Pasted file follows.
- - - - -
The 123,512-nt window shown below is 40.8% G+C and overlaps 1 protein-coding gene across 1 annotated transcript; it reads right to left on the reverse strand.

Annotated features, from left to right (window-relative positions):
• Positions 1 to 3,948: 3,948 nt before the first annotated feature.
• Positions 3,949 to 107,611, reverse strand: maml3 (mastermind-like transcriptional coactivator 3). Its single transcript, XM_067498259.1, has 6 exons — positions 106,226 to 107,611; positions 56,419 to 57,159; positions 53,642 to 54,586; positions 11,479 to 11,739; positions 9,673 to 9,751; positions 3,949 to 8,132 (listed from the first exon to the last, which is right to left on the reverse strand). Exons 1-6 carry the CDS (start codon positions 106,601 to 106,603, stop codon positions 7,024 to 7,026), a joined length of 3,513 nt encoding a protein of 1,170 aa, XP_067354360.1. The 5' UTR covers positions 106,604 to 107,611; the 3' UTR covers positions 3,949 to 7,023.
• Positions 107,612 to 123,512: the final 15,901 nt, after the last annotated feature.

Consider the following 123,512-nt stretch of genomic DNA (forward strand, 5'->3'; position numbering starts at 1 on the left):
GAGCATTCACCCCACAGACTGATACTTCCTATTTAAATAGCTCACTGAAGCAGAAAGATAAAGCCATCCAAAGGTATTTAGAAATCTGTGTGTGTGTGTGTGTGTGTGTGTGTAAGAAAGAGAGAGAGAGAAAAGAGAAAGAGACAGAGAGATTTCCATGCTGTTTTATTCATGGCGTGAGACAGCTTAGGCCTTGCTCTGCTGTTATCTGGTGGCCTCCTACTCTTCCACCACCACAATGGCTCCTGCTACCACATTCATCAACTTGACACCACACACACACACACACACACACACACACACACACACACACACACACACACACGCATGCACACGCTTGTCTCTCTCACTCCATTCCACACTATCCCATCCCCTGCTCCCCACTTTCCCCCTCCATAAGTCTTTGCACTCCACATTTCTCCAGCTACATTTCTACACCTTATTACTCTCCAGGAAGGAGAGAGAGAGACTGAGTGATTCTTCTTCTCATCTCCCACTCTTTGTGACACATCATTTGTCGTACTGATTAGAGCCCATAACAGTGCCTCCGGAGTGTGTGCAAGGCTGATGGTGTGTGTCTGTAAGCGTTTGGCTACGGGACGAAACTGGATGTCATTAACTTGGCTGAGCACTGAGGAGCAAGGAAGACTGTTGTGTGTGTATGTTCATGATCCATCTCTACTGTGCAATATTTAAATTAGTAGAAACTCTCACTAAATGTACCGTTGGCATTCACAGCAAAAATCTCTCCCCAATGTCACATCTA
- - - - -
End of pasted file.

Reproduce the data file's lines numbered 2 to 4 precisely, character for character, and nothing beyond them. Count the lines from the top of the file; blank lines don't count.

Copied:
Annotated features, from left to right (window-relative positions):
• Positions 1 to 3,948: 3,948 nt before the first annotated feature.
• Positions 3,949 to 107,611, reverse strand: maml3 (mastermind-like transcriptional coactivator 3). Its single transcript, XM_067498259.1, has 6 exons — positions 106,226 to 107,611; positions 56,419 to 57,159; positions 53,642 to 54,586; positions 11,479 to 11,739; positions 9,673 to 9,751; positions 3,949 to 8,132 (listed from the first exon to the last, which is right to left on the reverse strand). Exons 1-6 carry the CDS (start codon positions 106,601 to 106,603, stop codon positions 7,024 to 7,026), a joined length of 3,513 nt encoding a protein of 1,170 aa, XP_067354360.1. The 5' UTR covers positions 106,604 to 107,611; the 3' UTR covers positions 3,949 to 7,023.